The last time someone tried to take all this on with the scope the new Exodus film appears to explore was nearly 60 years ago with Cecil B. DeMille’s The Ten Commandments.  That perennial Easter favorite made good use of its then-current technology to illustrate some great bible story scenes, but with all the CGI available today, Ridley Scott better pull out all the stops or his epic Bible film will fall flat like Aronofsky’s effort.

It’s unfortunate Exodus: Gods and Kings has one of those direct-to-video titles.  Who signed off on such a poor title?  Why not just Exodus?

Exodus Gods Kings poster A   Exodus Gods Kings Bale poster B

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plaza c

Humans gravitate toward benchmarks.  Anniversaries and events that end in zero, like 50th anniversaries.  Turning 20.  They like superlatives.  The biggest.  The best.  The fastest.  The youngest.  The oldest.  It’s human nature.

You never know what’s going to happen to you in a given day.  Maybe you meet someone new.  Maybe you work on a new project you hadn’t contemplated before.  Or, if you’re lucky, you wander into a new town and stumble upon something new.  Or something old.

It could be in any town in any city, but it just happens to be in a town you hadn’t planned on visiting, on a side jaunt along the way to someplace unrelated to where you now find yourself, staring up at an old building with a marquee.  A movie theater like any other old movie theater on any other main street across the Midwestern United States, that dot towns here and there.  Yet this one makes a surprising assertion.  This one claims to be the oldest.  If you find yourself in front of a theater like that, then you must be in Ottawa, Kansas, a quaint town about a half an hour’s drive south of Kansas City.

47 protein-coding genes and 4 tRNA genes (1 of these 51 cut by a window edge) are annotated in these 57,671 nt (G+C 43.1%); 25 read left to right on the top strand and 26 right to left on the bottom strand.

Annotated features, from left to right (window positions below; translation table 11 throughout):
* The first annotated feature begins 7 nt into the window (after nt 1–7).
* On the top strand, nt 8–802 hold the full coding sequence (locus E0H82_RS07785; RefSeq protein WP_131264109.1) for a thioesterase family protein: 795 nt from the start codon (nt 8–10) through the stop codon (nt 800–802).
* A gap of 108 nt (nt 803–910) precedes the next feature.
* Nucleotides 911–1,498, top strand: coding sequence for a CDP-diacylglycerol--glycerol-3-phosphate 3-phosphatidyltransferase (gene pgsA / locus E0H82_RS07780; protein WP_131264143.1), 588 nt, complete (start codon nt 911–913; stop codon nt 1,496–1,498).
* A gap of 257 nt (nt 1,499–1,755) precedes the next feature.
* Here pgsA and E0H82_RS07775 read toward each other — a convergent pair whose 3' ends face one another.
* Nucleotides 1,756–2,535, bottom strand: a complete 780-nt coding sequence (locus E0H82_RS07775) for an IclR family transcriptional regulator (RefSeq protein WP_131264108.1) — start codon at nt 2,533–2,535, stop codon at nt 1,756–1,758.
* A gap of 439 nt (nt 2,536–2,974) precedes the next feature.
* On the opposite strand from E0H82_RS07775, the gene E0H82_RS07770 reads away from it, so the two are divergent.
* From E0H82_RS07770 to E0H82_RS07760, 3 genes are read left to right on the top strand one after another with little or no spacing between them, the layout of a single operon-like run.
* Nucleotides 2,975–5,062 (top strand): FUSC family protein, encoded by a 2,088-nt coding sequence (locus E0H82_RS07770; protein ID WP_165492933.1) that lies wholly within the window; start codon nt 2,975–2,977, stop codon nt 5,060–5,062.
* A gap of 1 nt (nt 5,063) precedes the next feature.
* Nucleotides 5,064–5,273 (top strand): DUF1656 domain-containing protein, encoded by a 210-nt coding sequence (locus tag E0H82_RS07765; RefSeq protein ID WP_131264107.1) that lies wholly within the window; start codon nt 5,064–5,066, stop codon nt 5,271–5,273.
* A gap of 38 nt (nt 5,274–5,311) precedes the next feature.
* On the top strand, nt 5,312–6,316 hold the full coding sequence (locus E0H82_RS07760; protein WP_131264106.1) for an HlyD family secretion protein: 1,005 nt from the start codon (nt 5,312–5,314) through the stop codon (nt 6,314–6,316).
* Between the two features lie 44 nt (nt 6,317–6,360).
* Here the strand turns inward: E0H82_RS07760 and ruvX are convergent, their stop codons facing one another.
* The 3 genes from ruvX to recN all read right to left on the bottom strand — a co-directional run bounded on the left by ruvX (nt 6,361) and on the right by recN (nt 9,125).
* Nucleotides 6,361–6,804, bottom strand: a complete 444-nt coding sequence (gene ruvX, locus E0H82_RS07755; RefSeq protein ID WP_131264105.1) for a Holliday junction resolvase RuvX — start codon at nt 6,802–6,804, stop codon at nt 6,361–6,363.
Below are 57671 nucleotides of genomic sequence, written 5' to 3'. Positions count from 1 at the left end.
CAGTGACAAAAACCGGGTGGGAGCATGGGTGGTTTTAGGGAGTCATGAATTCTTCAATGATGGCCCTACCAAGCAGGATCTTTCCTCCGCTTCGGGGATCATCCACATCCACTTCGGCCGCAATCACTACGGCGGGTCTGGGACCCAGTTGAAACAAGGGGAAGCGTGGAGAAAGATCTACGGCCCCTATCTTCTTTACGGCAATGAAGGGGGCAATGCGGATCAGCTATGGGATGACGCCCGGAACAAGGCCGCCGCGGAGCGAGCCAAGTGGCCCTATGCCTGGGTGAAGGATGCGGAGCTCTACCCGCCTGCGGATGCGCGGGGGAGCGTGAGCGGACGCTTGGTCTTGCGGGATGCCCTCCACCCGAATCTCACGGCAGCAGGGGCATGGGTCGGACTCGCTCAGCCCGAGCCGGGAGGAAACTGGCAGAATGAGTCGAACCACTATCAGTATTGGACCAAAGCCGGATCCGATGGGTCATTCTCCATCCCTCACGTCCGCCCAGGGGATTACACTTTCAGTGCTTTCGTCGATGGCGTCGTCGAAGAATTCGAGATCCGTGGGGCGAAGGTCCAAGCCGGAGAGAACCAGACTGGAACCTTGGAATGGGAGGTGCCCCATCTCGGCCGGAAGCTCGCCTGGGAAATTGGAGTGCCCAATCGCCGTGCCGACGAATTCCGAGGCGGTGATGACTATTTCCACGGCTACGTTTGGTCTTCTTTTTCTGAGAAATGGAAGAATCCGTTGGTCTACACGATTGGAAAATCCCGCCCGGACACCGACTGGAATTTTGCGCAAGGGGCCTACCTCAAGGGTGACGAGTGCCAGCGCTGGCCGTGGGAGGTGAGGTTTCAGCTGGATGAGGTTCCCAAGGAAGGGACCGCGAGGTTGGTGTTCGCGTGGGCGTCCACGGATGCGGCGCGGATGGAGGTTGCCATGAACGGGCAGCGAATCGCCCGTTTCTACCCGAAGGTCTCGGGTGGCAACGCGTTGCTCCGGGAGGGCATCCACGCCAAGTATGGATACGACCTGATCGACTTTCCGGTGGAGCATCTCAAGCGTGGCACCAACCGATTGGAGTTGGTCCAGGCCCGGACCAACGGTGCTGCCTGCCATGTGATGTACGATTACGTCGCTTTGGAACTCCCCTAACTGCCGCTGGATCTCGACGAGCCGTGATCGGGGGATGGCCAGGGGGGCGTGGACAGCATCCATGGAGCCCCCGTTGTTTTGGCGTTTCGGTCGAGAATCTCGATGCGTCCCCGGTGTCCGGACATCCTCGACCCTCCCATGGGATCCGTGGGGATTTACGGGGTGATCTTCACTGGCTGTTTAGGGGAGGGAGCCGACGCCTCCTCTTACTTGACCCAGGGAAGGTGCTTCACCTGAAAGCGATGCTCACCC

And like a trip to The Twilight Zone, the next thing you know you’ve paid the price of your ticket and you’re sitting alone in a movie theater, soaking up that old familiar place that smells like popcorn and feels like home.  You marvel at the gray metal 1930s art deco ceiling lights, the tall vintage curtains, and find yourself watching a film from 1903 that played in this very town in its opening months 109 years ago, then viewed by a crowd of turn of the century townsfolk from a very different turn of the century.  Like you, they were watching this movie for the first time, only they were watching it as the first movie they’d ever seen.

plaza a